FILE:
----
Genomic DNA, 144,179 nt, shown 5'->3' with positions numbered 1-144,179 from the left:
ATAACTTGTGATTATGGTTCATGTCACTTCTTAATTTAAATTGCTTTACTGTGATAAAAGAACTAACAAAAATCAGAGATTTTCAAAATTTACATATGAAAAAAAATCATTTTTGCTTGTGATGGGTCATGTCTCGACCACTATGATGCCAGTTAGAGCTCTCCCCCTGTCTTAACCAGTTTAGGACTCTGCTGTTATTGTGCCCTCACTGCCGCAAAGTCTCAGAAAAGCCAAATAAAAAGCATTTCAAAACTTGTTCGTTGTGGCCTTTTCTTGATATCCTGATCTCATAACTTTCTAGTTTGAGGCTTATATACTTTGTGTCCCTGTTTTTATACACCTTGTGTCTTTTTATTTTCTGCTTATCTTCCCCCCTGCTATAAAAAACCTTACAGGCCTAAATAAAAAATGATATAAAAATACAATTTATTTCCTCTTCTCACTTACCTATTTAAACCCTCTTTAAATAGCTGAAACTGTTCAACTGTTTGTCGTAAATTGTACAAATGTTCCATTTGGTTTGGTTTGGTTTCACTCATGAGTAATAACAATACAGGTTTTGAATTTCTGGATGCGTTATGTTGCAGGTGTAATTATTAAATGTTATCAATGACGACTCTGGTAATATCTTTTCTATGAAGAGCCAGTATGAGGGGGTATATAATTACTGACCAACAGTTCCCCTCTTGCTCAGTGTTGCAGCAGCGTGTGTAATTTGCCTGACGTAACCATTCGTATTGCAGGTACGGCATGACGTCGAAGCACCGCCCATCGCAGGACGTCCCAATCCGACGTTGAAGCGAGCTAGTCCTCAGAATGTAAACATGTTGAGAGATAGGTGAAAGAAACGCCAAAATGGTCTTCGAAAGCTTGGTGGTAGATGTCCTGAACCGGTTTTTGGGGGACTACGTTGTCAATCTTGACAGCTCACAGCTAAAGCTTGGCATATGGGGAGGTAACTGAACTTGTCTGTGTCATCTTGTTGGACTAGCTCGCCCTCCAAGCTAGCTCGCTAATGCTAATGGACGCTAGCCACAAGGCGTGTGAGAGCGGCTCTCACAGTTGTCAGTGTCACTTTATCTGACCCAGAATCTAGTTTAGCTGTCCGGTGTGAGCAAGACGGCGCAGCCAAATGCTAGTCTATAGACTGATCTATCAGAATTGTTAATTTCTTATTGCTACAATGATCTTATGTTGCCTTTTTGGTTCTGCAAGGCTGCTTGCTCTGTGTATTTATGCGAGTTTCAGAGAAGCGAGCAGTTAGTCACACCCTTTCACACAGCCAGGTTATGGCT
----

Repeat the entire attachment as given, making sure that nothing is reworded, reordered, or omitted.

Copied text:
Genomic DNA, 144,179 nt, shown 5'->3' with positions numbered 1-144,179 from the left:
ATAACTTGTGATTATGGTTCATGTCACTTCTTAATTTAAATTGCTTTACTGTGATAAAAGAACTAACAAAAATCAGAGATTTTCAAAATTTACATATGAAAAAAAATCATTTTTGCTTGTGATGGGTCATGTCTCGACCACTATGATGCCAGTTAGAGCTCTCCCCCTGTCTTAACCAGTTTAGGACTCTGCTGTTATTGTGCCCTCACTGCCGCAAAGTCTCAGAAAAGCCAAATAAAAAGCATTTCAAAACTTGTTCGTTGTGGCCTTTTCTTGATATCCTGATCTCATAACTTTCTAGTTTGAGGCTTATATACTTTGTGTCCCTGTTTTTATACACCTTGTGTCTTTTTATTTTCTGCTTATCTTCCCCCCTGCTATAAAAAACCTTACAGGCCTAAATAAAAAATGATATAAAAATACAATTTATTTCCTCTTCTCACTTACCTATTTAAACCCTCTTTAAATAGCTGAAACTGTTCAACTGTTTGTCGTAAATTGTACAAATGTTCCATTTGGTTTGGTTTGGTTTCACTCATGAGTAATAACAATACAGGTTTTGAATTTCTGGATGCGTTATGTTGCAGGTGTAATTATTAAATGTTATCAATGACGACTCTGGTAATATCTTTTCTATGAAGAGCCAGTATGAGGGGGTATATAATTACTGACCAACAGTTCCCCTCTTGCTCAGTGTTGCAGCAGCGTGTGTAATTTGCCTGACGTAACCATTCGTATTGCAGGTACGGCATGACGTCGAAGCACCGCCCATCGCAGGACGTCCCAATCCGACGTTGAAGCGAGCTAGTCCTCAGAATGTAAACATGTTGAGAGATAGGTGAAAGAAACGCCAAAATGGTCTTCGAAAGCTTGGTGGTAGATGTCCTGAACCGGTTTTTGGGGGACTACGTTGTCAATCTTGACAGCTCACAGCTAAAGCTTGGCATATGGGGAGGTAACTGAACTTGTCTGTGTCATCTTGTTGGACTAGCTCGCCCTCCAAGCTAGCTCGCTAATGCTAATGGACGCTAGCCACAAGGCGTGTGAGAGCGGCTCTCACAGTTGTCAGTGTCACTTTATCTGACCCAGAATCTAGTTTAGCTGTCCGGTGTGAGCAAGACGGCGCAGCCAAATGCTAGTCTATAGACTGATCTATCAGAATTGTTAATTTCTTATTGCTACAATGATCTTATGTTGCCTTTTTGGTTCTGCAAGGCTGCTTGCTCTGTGTATTTATGCGAGTTTCAGAGAAGCGAGCAGTTAGTCACACCCTTTCACACAGCCAGGTTATGGCT